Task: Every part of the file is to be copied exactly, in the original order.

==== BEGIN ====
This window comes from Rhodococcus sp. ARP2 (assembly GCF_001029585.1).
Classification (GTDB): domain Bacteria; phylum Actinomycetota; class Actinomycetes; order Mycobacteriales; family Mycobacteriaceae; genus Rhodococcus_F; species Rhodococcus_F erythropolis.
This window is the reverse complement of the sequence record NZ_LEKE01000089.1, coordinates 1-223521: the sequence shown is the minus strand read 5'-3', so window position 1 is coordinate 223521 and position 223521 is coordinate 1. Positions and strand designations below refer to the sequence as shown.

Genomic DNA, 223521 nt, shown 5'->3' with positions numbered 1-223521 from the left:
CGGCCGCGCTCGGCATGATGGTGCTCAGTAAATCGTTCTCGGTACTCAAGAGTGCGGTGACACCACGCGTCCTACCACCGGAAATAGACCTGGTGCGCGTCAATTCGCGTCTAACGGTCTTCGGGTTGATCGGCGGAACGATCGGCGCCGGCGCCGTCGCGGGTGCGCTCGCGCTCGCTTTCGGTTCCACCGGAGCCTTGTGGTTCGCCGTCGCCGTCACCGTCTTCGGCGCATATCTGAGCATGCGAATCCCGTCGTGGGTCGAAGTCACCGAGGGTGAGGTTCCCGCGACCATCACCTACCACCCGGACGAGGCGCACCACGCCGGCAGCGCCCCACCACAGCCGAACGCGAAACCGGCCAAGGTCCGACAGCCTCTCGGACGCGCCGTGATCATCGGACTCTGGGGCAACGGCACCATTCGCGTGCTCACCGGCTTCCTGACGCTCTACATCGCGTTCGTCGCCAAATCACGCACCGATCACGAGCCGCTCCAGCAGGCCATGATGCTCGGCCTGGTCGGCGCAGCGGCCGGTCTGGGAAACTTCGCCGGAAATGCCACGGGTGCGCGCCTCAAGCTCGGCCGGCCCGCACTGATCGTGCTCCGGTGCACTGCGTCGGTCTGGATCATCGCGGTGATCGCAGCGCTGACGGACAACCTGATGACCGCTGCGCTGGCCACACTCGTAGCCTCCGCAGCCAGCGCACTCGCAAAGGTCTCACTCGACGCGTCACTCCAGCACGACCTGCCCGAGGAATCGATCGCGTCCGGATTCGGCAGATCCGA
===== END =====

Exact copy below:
This window comes from Rhodococcus sp. ARP2 (assembly GCF_001029585.1).
Classification (GTDB): domain Bacteria; phylum Actinomycetota; class Actinomycetes; order Mycobacteriales; family Mycobacteriaceae; genus Rhodococcus_F; species Rhodococcus_F erythropolis.
This window is the reverse complement of the sequence record NZ_LEKE01000089.1, coordinates 1-223521: the sequence shown is the minus strand read 5'-3', so window position 1 is coordinate 223521 and position 223521 is coordinate 1. Positions and strand designations below refer to the sequence as shown.

Genomic DNA, 223521 nt, shown 5'->3' with positions numbered 1-223521 from the left:
CGGCCGCGCTCGGCATGATGGTGCTCAGTAAATCGTTCTCGGTACTCAAGAGTGCGGTGACACCACGCGTCCTACCACCGGAAATAGACCTGGTGCGCGTCAATTCGCGTCTAACGGTCTTCGGGTTGATCGGCGGAACGATCGGCGCCGGCGCCGTCGCGGGTGCGCTCGCGCTCGCTTTCGGTTCCACCGGAGCCTTGTGGTTCGCCGTCGCCGTCACCGTCTTCGGCGCATATCTGAGCATGCGAATCCCGTCGTGGGTCGAAGTCACCGAGGGTGAGGTTCCCGCGACCATCACCTACCACCCGGACGAGGCGCACCACGCCGGCAGCGCCCCACCACAGCCGAACGCGAAACCGGCCAAGGTCCGACAGCCTCTCGGACGCGCCGTGATCATCGGACTCTGGGGCAACGGCACCATTCGCGTGCTCACCGGCTTCCTGACGCTCTACATCGCGTTCGTCGCCAAATCACGCACCGATCACGAGCCGCTCCAGCAGGCCATGATGCTCGGCCTGGTCGGCGCAGCGGCCGGTCTGGGAAACTTCGCCGGAAATGCCACGGGTGCGCGCCTCAAGCTCGGCCGGCCCGCACTGATCGTGCTCCGGTGCACTGCGTCGGTCTGGATCATCGCGGTGATCGCAGCGCTGACGGACAACCTGATGACCGCTGCGCTGGCCACACTCGTAGCCTCCGCAGCCAGCGCACTCGCAAAGGTCTCACTCGACGCGTCACTCCAGCACGACCTGCCCGAGGAATCGATCGCGTCCGGATTCGGCAGATCCGA